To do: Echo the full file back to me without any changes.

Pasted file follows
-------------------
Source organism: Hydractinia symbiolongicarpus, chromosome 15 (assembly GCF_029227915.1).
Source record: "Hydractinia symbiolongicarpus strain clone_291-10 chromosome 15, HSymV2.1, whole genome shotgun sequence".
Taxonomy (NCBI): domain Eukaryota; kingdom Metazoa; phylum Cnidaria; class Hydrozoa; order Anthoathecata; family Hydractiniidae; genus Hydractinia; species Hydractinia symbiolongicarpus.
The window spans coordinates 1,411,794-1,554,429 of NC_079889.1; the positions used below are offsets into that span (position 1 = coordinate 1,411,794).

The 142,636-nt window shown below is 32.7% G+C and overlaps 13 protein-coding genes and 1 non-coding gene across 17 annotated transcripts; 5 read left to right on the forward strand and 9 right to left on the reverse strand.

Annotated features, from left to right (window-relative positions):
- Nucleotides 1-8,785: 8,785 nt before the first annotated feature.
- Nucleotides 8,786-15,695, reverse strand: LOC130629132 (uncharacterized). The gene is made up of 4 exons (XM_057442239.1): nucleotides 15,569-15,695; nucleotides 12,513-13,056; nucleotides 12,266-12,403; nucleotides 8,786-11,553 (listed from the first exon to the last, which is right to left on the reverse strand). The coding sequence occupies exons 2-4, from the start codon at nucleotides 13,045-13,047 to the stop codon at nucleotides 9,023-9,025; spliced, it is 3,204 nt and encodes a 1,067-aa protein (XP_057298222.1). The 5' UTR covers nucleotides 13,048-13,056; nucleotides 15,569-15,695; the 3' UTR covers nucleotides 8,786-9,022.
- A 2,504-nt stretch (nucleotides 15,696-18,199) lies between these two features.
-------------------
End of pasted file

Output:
Source organism: Hydractinia symbiolongicarpus, chromosome 15 (assembly GCF_029227915.1).
Source record: "Hydractinia symbiolongicarpus strain clone_291-10 chromosome 15, HSymV2.1, whole genome shotgun sequence".
Taxonomy (NCBI): domain Eukaryota; kingdom Metazoa; phylum Cnidaria; class Hydrozoa; order Anthoathecata; family Hydractiniidae; genus Hydractinia; species Hydractinia symbiolongicarpus.
The window spans coordinates 1,411,794-1,554,429 of NC_079889.1; the positions used below are offsets into that span (position 1 = coordinate 1,411,794).

The 142,636-nt window shown below is 32.7% G+C and overlaps 13 protein-coding genes and 1 non-coding gene across 17 annotated transcripts; 5 read left to right on the forward strand and 9 right to left on the reverse strand.

Annotated features, from left to right (window-relative positions):
- Nucleotides 1-8,785: 8,785 nt before the first annotated feature.
- Nucleotides 8,786-15,695, reverse strand: LOC130629132 (uncharacterized). The gene is made up of 4 exons (XM_057442239.1): nucleotides 15,569-15,695; nucleotides 12,513-13,056; nucleotides 12,266-12,403; nucleotides 8,786-11,553 (listed from the first exon to the last, which is right to left on the reverse strand). The coding sequence occupies exons 2-4, from the start codon at nucleotides 13,045-13,047 to the stop codon at nucleotides 9,023-9,025; spliced, it is 3,204 nt and encodes a 1,067-aa protein (XP_057298222.1). The 5' UTR covers nucleotides 13,048-13,056; nucleotides 15,569-15,695; the 3' UTR covers nucleotides 8,786-9,022.
- A 2,504-nt stretch (nucleotides 15,696-18,199) lies between these two features.